Rafferty v. State

Annotate this Case

29 Wis. 2d 470 (1966)

RAFFERTY, Plaintiff in error, v. STATE, Defendant in error.

Supreme Court of Wisconsin.

December 3, 1965.

January 4, 1966.

*472 For the plaintiff in error there was a brief and oral argument by Neil J. Toman of Madison.

For the defendant in error the cause was argued by Betty R. Brown, assistant attorney general, with whom on the brief were Bronson C. La Follette, attorney general, and William A. Platz, assistant attorney general.


Denial of counsel prior to trial.

Rafferty claims that after his arrest he was held in custody by the Madison police department without the opportunity to consult or advise with counsel for over forty hours. We have previously cautioned against such police conduct and have pointed out that:

"Such detention casts a doubt upon the validity of police methods of crime detection, constitutes an abuse *473 to the arrested individual and may raise a question of the voluntariness of the acts performed and the statements made by the accused during that period of time." Pulaski v. State (1964), 23 Wis. (2d) 138, 145, 126 N. W. (2d) 625.

However, this alleged abuse of the criminal process is raised for the first time in the brief and oral argument of counsel. There is nothing of record that would properly bring this contention before us. As we have previously said, our review of a judgment on writ of error is necessarily limited to the correction of errors that appear on the face of the record. Sparkman v. State (1965), 27 Wis. (2d) 92, 96, 133 N. W. (2d) 776; Babbitt v. State (1964), 23 Wis. (2d) 446, 450, 127 N. W. (2d) 405. In Sparkman, supra, we held that the contention that the defendant appeared at the preliminary hearing in manacles could not be considered by this court on writ of error when the record is silent in that regard.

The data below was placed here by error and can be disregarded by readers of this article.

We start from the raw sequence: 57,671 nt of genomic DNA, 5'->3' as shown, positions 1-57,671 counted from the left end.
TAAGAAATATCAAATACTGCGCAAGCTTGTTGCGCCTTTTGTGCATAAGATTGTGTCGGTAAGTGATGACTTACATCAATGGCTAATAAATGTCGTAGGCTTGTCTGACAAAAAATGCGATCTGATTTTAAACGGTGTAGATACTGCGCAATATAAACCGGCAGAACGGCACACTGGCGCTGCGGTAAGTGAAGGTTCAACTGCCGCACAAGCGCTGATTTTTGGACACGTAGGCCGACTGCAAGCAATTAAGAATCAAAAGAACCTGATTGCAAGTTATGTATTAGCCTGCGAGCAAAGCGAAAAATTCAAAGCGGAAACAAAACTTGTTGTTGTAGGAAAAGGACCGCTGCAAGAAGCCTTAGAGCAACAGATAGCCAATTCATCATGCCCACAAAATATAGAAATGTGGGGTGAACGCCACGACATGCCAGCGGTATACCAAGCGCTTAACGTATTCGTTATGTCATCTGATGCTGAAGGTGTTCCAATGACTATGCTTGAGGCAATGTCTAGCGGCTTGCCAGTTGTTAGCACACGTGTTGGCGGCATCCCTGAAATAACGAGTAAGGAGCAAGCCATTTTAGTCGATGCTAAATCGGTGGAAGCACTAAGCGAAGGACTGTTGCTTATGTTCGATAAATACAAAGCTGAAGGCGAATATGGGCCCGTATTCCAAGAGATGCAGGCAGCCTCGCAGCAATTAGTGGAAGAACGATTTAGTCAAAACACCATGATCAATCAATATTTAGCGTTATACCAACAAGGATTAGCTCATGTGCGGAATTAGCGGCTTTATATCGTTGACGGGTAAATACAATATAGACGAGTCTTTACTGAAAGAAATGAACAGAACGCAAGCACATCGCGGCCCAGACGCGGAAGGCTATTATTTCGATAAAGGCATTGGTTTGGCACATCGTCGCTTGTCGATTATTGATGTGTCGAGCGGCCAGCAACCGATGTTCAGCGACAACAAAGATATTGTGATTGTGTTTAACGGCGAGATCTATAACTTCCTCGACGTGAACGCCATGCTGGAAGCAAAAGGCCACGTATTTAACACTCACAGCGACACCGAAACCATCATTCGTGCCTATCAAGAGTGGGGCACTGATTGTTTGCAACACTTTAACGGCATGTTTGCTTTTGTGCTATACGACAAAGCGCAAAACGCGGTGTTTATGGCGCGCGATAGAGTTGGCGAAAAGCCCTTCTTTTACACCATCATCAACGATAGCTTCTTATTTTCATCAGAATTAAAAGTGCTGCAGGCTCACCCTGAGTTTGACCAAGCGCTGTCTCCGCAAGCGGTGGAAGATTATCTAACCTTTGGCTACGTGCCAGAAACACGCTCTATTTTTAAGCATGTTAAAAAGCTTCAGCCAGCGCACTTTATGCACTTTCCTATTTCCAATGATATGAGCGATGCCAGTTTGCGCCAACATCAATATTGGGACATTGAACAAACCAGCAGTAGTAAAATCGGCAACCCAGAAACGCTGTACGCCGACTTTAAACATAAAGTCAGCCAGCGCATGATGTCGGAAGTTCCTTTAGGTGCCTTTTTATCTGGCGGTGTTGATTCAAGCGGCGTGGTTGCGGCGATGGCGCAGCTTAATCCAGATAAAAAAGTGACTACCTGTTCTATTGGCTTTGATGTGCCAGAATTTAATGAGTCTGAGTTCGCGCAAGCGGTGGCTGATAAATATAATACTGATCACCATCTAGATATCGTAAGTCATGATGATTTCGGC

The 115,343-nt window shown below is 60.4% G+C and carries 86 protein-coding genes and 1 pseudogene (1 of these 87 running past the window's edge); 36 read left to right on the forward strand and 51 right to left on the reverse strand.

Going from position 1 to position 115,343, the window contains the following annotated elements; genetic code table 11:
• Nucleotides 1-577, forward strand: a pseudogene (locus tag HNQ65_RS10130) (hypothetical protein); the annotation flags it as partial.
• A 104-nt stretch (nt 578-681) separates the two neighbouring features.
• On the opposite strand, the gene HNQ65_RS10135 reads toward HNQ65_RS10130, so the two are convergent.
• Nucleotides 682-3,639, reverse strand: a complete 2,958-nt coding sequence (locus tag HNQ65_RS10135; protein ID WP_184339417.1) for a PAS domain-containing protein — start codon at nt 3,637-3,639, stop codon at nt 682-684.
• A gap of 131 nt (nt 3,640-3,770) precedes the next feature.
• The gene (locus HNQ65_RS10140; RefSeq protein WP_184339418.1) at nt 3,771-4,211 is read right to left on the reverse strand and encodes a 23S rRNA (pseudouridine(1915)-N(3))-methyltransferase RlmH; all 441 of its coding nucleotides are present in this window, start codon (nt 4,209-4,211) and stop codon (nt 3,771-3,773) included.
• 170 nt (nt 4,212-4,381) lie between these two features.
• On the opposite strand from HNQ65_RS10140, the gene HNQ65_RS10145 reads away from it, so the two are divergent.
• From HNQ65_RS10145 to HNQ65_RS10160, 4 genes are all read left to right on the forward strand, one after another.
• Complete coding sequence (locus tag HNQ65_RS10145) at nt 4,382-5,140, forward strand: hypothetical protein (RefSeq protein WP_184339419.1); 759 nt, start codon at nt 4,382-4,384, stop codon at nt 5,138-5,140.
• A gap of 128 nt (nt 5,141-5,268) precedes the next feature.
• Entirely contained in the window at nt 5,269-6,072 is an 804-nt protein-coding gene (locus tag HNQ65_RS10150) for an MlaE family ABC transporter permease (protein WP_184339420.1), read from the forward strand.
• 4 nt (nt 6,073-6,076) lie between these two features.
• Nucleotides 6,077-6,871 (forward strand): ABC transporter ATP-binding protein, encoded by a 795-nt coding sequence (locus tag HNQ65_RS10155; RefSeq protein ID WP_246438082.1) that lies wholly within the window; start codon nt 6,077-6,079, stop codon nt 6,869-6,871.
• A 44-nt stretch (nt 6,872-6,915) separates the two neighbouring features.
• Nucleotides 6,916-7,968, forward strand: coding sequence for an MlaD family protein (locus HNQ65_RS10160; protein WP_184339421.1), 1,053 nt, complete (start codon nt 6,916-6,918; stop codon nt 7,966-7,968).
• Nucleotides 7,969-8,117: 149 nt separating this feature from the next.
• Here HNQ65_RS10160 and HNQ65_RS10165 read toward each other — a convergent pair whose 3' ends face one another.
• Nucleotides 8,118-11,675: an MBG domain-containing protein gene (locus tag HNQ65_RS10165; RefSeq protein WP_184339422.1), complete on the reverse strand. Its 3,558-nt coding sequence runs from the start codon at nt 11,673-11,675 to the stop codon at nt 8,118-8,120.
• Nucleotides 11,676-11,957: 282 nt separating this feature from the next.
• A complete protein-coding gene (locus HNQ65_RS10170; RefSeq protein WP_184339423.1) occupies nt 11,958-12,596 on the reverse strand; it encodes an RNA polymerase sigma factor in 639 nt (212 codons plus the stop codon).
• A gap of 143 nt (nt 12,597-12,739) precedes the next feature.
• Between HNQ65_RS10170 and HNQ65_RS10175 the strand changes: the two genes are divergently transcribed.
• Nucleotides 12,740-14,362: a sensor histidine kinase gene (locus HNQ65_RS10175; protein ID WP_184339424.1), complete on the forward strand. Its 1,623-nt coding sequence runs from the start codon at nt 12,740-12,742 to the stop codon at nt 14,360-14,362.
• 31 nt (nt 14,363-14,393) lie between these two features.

We point out, however, that even though the record did show an unlawful detention, there has been no claim made that there was causal connection between the detention and the subsequent plea. Additionally, "Some showing must be made why the preservation of the constitutional issues were not waived by his subsequent plea of guilty." Pulaski, supra, page 146.

Not having raised this alleged error on the record below by a motion to withdraw the plea, this matter is not before us.

Waiver of counsel and plea of guilty.

Additionally, the defendant claims that he did not freely and intelligently waive his right to counsel at the time of arraignment. Again, this matter is initially raised in this court and not by the appropriate motion in the trial court. We held in Van Voorhis v. State (1965), 26 Wis. (2d) 217, 223, 131 N. W. (2d) 833, that:

*474 "A claim that defendant was not properly advised cannot be raised as a matter of right on review of the judgment unless the claim was raised in the trial court before judgment. If not so raised before judgment, the claim can be raised here by appeal from the order of the trial court, after judgment, denying an application on that ground for a new trial or leave to withdraw a plea."